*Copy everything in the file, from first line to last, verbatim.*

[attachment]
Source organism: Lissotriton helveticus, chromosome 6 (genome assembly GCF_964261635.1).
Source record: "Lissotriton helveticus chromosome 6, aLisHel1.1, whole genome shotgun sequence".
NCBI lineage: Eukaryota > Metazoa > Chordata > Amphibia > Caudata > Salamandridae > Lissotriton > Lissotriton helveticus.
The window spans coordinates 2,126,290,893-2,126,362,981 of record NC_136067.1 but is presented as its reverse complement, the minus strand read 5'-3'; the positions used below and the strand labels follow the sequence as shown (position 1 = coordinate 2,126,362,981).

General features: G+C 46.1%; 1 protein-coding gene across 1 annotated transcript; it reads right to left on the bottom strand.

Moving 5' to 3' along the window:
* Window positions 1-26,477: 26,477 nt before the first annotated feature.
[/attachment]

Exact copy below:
Source organism: Lissotriton helveticus, chromosome 6 (genome assembly GCF_964261635.1).
Source record: "Lissotriton helveticus chromosome 6, aLisHel1.1, whole genome shotgun sequence".
NCBI lineage: Eukaryota > Metazoa > Chordata > Amphibia > Caudata > Salamandridae > Lissotriton > Lissotriton helveticus.
The window spans coordinates 2,126,290,893-2,126,362,981 of record NC_136067.1 but is presented as its reverse complement, the minus strand read 5'-3'; the positions used below and the strand labels follow the sequence as shown (position 1 = coordinate 2,126,362,981).

General features: G+C 46.1%; 1 protein-coding gene across 1 annotated transcript; it reads right to left on the bottom strand.

Moving 5' to 3' along the window:
* Window positions 1-26,477: 26,477 nt before the first annotated feature.